Turning to the experimental setup shown in Fig. 1, the magnetic three-dimensional (3D) TI used to make the circulator and corresponding Hall bar is seven quintuple layers of (Cr0.12Bi0.26Sb0.62)2Te3. The film is grown on a semi-insulating (111)B GaAs substrate by molecular beam epitaxy, then capped with alumina to protect the surface. To define the microwave circulator, we use photolithography to pattern a circular, 330 μm diameter mesa and etch away the remaining film via Ar ion milling. We next pattern capacitive contacts and a ground plane, depositing 120 nm Au by e-beam evaporation. The contacts are designed to be 20 μm away from the mesa edge.

Fig. 1
Fig. 1

Experimental setup. a Illustration of the quantum anomalous Hall effect in a three-dimensional topological insulator thin film with ferromagnetic dopants. b Photograph of a Hall bar fabricated on a device with seven quintuple layers of (Cr0.12Bi0.26Sb0.62)2Te3 grown epitaxially on a GaAs substrate. Scale bar is 100 μm. Standard lock-in techniques are used to measure the transport properties of the material. c Transverse and longitudinal resistance (R xy , green, and R xx , purple) as the perpendicular magnetic field is swept out to −0.5 T (dark coloured lines), and then back to zero field (light shaded lines). d Cartoon of a three-port circulator device with a magnetic topological insulator. e Photograph of the circulator device, scale bar is 500 μm. f A circuit schematic for the experimental setup. The parasitic capacitances between port electrodes (C p) and from the ports to the plasmonic modes (C s) are indicated. Port 2 is connected to a low-noise cryo-amp operating at 4 K, allowing measurement of S 21 and S 23 through a common output line

Initial sample magnetisation

Starting at zero field, the transport data in Fig. 1c show the longitudinal and transverse resistances of the Hall bar, R xx and R xy , during the initial magnetisation sequence, sweeping the field from zero to B = −0.5 T at the cryostat base temperature of T = 20 mK (dark purple and green lines). As the field is applied for the first time we observe R xx drop from ~80 kΩ to ~500 Ω as R xy increases towards h/e2 (h is Planck’s constant and e the electron charge). These resistance values are found to persist after waiting several hours at −0.5 T. The field is then swept back to zero, with transport data in this direction shown as lightly-shaded lines in Fig. 1c. Over this range, we observe that R xy does not vary by more than 1%, while R xx increases slowly to 2.3 kΩ at B = 0 T. An accurate and precise measurement of R xy requires accounting for possible geometric effects of the contacts and calibration using a known resistance standard, as was done in ref. 20. In the absence of these corrections, the measured resistance plateau value of 25,750 Ω for this device is within the uncertainty expected for the quantum of resistance, 25,813 Ω8,9,10.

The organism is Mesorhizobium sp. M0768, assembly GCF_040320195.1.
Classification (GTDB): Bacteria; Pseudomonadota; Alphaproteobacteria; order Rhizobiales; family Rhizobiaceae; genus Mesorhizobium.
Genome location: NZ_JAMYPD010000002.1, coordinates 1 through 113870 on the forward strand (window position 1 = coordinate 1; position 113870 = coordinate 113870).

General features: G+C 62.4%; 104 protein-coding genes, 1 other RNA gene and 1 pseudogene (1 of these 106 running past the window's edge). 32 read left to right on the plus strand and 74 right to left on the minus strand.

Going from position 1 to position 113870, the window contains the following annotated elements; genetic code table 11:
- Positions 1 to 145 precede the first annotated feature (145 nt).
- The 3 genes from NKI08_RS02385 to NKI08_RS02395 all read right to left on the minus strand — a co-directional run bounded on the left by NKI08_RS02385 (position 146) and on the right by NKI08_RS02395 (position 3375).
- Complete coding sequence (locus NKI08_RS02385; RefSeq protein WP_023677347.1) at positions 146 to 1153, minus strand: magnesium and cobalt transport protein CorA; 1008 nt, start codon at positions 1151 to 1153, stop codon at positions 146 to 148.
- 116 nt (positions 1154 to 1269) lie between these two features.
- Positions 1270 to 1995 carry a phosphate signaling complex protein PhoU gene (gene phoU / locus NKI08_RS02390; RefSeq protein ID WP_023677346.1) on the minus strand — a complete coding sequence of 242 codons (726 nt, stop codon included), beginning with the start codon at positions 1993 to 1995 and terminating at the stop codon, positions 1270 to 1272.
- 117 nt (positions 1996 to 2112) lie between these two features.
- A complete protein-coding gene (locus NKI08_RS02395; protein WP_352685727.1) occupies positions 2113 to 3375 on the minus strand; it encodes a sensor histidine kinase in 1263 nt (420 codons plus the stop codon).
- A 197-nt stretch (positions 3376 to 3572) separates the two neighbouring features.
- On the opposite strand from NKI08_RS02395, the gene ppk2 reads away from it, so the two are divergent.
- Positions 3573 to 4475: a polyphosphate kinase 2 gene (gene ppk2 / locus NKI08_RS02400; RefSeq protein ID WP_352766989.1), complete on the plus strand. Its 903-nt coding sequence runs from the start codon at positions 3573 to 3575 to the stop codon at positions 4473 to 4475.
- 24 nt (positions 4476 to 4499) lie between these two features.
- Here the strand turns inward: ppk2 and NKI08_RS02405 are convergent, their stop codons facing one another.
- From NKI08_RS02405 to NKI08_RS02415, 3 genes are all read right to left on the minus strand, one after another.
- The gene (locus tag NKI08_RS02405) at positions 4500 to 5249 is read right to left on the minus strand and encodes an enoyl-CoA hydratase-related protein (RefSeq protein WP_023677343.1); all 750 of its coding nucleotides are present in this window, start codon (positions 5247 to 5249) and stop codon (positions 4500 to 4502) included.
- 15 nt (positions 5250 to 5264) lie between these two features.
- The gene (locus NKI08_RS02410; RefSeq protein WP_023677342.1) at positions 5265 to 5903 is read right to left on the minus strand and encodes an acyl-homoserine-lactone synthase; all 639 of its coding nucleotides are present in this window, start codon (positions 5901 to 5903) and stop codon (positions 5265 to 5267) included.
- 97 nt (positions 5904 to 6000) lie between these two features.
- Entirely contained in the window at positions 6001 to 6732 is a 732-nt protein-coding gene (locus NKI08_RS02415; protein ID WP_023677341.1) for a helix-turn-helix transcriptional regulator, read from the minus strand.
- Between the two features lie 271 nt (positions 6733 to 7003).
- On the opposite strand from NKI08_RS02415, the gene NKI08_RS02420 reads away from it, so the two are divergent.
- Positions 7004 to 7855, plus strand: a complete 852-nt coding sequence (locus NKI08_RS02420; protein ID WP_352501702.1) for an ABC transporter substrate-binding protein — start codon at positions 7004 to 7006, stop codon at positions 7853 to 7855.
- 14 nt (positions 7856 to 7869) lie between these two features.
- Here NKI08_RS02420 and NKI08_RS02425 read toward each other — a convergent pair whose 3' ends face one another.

We compare these transport data with the microwave response of an etched TI disk on the same material, configured as a circulator as shown in Fig. 1d–f. Similar designs comprising an rf excitation and detection port have been used to probe edge magnetoplasmons (EMPs) in the quantum Hall effect regime in GaAs semiconductors16, 21, 22 and in graphene23,24,25. These EMP modes are charge density waves supported by edge channels at the boundary of the material. For traditional semiconductor samples, such as GaAs, the propagation velocity and therefore microwave frequency response of the EMP is set by the ratio of the electric and magnetic fields at the edge. In the case of ferromagnetic topological insulators, the existence of a robust edge is related to the electronic band structure, and can persist in the absence of an external magnetic field.